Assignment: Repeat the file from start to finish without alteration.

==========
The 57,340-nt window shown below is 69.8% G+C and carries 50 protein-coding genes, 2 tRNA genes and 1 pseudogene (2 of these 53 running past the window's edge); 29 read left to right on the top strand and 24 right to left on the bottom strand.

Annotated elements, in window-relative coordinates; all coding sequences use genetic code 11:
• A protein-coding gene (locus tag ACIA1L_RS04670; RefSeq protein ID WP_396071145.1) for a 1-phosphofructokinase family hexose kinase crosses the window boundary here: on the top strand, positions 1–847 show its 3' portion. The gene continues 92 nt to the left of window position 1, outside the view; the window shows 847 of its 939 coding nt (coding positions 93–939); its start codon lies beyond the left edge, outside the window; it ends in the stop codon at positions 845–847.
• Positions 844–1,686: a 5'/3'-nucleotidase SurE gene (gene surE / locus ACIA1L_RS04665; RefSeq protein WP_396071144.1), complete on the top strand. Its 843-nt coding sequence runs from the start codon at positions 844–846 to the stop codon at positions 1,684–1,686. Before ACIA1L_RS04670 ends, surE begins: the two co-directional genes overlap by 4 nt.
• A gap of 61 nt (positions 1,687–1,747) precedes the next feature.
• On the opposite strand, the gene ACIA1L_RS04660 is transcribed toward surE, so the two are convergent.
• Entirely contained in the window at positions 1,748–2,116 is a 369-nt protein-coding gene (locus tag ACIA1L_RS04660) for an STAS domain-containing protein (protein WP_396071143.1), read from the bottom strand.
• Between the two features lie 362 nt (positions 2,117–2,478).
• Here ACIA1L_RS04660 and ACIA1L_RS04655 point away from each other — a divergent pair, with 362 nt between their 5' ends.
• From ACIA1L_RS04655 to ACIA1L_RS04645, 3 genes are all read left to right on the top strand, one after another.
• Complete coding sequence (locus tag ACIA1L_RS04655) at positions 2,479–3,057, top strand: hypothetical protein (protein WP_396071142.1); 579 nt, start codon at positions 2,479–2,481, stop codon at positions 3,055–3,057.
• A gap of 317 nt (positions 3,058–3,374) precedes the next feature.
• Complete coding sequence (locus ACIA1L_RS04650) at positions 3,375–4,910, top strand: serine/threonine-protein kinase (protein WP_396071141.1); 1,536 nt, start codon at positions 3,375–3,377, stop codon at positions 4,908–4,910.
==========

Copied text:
The 57,340-nt window shown below is 69.8% G+C and carries 50 protein-coding genes, 2 tRNA genes and 1 pseudogene (2 of these 53 running past the window's edge); 29 read left to right on the top strand and 24 right to left on the bottom strand.

Annotated elements, in window-relative coordinates; all coding sequences use genetic code 11:
• A protein-coding gene (locus tag ACIA1L_RS04670; RefSeq protein ID WP_396071145.1) for a 1-phosphofructokinase family hexose kinase crosses the window boundary here: on the top strand, positions 1–847 show its 3' portion. The gene continues 92 nt to the left of window position 1, outside the view; the window shows 847 of its 939 coding nt (coding positions 93–939); its start codon lies beyond the left edge, outside the window; it ends in the stop codon at positions 845–847.
• Positions 844–1,686: a 5'/3'-nucleotidase SurE gene (gene surE / locus ACIA1L_RS04665; RefSeq protein WP_396071144.1), complete on the top strand. Its 843-nt coding sequence runs from the start codon at positions 844–846 to the stop codon at positions 1,684–1,686. Before ACIA1L_RS04670 ends, surE begins: the two co-directional genes overlap by 4 nt.
• A gap of 61 nt (positions 1,687–1,747) precedes the next feature.
• On the opposite strand, the gene ACIA1L_RS04660 is transcribed toward surE, so the two are convergent.
• Entirely contained in the window at positions 1,748–2,116 is a 369-nt protein-coding gene (locus tag ACIA1L_RS04660) for an STAS domain-containing protein (protein WP_396071143.1), read from the bottom strand.
• Between the two features lie 362 nt (positions 2,117–2,478).
• Here ACIA1L_RS04660 and ACIA1L_RS04655 point away from each other — a divergent pair, with 362 nt between their 5' ends.
• From ACIA1L_RS04655 to ACIA1L_RS04645, 3 genes are all read left to right on the top strand, one after another.
• Complete coding sequence (locus tag ACIA1L_RS04655) at positions 2,479–3,057, top strand: hypothetical protein (protein WP_396071142.1); 579 nt, start codon at positions 2,479–2,481, stop codon at positions 3,055–3,057.
• A gap of 317 nt (positions 3,058–3,374) precedes the next feature.
• Complete coding sequence (locus ACIA1L_RS04650) at positions 3,375–4,910, top strand: serine/threonine-protein kinase (protein WP_396071141.1); 1,536 nt, start codon at positions 3,375–3,377, stop codon at positions 4,908–4,910.